Where does the money come from to pay for the Knowles-Nelson Stewardship Program?
Stewardship is funded through state-issued bonds. The state sells bonds to investors then pays back the debt over the next 20 years. This spreads the cost over time so it is shared with future users of public lands. Debt payments come out of tax revenues, so all taxpayers in the state are contributing to the Stewardship Program, as well as benefiting from its impacts.
How can we afford the Stewardship Program?
At ½ of one percent of the overall state budget, the Stewardship Program is a great value for Wisconsin. For the same amount of money it will cost to rehabilitate Interstate 94 between Mitchell Airport south of Milwaukee and the Illinois state line, we are able to permanently protect 30,000 acres of conservation and recreation lands. The investment represented by Stewardship strengthens our $11 billion tourism economy and our forest products industry.
What does the Stewardship Program pay for?
The Stewardship Program is used to buy state and local parkland, wildlife habitat and hunting areas, trails for biking, snowmobiling, hiking, skiing, horseback riding, habitat for endangered species, and working forests. It also provides funding for acquiring easements to eliminate non-point source run-off into our waters, stream bank easements for stabilization and trout habitat enhancements, as well as urban green spaces and parks.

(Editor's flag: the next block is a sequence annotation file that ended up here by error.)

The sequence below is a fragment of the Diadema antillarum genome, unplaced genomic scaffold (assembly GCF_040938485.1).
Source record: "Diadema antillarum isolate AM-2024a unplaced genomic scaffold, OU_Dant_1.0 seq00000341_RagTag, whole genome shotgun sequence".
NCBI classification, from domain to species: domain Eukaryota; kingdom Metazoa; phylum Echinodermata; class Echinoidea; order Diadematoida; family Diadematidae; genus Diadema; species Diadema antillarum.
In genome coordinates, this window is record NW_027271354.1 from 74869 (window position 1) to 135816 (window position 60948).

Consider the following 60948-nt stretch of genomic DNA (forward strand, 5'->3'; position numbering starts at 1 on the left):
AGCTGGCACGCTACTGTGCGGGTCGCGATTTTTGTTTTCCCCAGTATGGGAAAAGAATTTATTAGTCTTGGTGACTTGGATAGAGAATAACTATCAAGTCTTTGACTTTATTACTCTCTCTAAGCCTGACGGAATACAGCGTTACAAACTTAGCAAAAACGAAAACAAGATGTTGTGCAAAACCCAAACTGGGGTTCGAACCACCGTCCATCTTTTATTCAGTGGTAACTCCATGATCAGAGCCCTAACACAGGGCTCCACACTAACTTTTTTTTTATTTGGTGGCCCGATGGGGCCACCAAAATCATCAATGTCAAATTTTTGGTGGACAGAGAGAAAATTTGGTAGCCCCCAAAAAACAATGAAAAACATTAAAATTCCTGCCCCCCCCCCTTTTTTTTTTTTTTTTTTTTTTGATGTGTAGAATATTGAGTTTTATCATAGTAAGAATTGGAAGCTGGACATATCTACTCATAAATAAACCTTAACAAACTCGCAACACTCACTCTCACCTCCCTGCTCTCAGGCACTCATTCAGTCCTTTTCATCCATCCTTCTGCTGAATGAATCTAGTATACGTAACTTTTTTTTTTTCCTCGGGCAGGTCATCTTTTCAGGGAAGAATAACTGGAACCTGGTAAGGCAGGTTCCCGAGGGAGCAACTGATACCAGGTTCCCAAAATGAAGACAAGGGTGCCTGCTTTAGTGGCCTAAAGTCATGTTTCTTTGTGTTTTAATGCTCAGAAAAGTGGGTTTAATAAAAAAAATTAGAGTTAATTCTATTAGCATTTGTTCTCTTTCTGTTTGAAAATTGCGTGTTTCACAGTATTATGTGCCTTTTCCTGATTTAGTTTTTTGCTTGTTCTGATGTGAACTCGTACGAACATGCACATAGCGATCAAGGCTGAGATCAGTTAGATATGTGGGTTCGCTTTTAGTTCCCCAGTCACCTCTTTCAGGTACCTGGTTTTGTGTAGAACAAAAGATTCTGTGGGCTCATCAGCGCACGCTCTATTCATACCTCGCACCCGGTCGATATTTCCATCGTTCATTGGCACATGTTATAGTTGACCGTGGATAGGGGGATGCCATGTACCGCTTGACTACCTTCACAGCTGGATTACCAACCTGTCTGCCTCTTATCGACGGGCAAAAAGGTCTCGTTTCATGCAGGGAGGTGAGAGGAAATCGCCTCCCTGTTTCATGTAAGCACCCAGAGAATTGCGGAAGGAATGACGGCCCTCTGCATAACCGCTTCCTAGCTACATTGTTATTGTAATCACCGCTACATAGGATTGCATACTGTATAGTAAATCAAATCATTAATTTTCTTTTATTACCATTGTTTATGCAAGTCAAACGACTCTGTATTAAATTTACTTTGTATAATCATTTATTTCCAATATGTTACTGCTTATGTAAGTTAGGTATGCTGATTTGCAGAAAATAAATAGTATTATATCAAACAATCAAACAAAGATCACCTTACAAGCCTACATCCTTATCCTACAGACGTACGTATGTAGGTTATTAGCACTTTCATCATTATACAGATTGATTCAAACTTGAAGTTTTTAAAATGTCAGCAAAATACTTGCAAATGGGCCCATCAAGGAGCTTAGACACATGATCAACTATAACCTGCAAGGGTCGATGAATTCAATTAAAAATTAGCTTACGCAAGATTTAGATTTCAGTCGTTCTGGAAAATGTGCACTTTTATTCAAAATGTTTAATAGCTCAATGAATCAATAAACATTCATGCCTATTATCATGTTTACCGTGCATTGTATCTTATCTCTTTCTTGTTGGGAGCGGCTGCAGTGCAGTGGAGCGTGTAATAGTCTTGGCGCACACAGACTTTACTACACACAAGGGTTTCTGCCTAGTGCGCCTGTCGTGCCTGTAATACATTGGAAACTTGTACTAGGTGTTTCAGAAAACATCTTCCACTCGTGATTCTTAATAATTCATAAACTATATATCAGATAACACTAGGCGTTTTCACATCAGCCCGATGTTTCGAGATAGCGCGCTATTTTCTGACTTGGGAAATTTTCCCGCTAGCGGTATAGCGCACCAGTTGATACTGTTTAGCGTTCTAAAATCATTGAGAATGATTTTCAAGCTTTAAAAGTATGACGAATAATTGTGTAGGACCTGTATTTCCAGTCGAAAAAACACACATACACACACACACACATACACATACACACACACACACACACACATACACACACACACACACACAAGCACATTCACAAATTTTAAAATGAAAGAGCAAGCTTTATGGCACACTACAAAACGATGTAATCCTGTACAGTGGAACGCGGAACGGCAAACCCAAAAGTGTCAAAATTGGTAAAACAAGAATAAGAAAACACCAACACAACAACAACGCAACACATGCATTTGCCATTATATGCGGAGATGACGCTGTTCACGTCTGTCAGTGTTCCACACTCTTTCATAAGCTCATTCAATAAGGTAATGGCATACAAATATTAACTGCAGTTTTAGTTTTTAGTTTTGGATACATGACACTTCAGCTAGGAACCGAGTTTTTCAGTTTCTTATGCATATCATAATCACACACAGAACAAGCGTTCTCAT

Who uses the Stewardship Program?
The Stewardship Program is used by the Department of Natural Resources to acquire land and develop outdoor recreation facilities for the state. The Program offers grants to local units of government for parkland acquisition, recreational facilities, urban rivers and urban forests and acquiring development rights on farmland buffering public land. Grants are also available to non-profit land conservation organizations to purchase land and conservation easements that protect wildlife habitat, water quality, working forests, and some of Wisconsin’s most outstanding natural lands and waters. Together, land trusts and local governments have raised $135 million to match grants through the Stewardship program.
Who benefits from the Stewardship Program?
Everyone who enjoys spending time outdoors in Wisconsin benefits from the Stewardship Program. Stewardship provides special places to hike, watch birds and other wildlife, fish and paddle. In addition, more than 92% of all lands protected with the Stewardship Program are open for hunting. The 85% of Wisconsinites who enjoy walking in nature have local opportunities to do so, thanks to the Stewardship Program’s impact in communities across the state. You can find a map of the places in Wisconsin that have been protected with assistance from the Stewardship Program here.
All Wisconsin citizens enjoy the ecological benefits of protected land and water, including clean drinking water, scenic vistas along our roads and a high quality of life that attracts and retains businesses.
You can learn more about the Knowles-Nelson Stewardship Program on the Wisconsin DNR web site.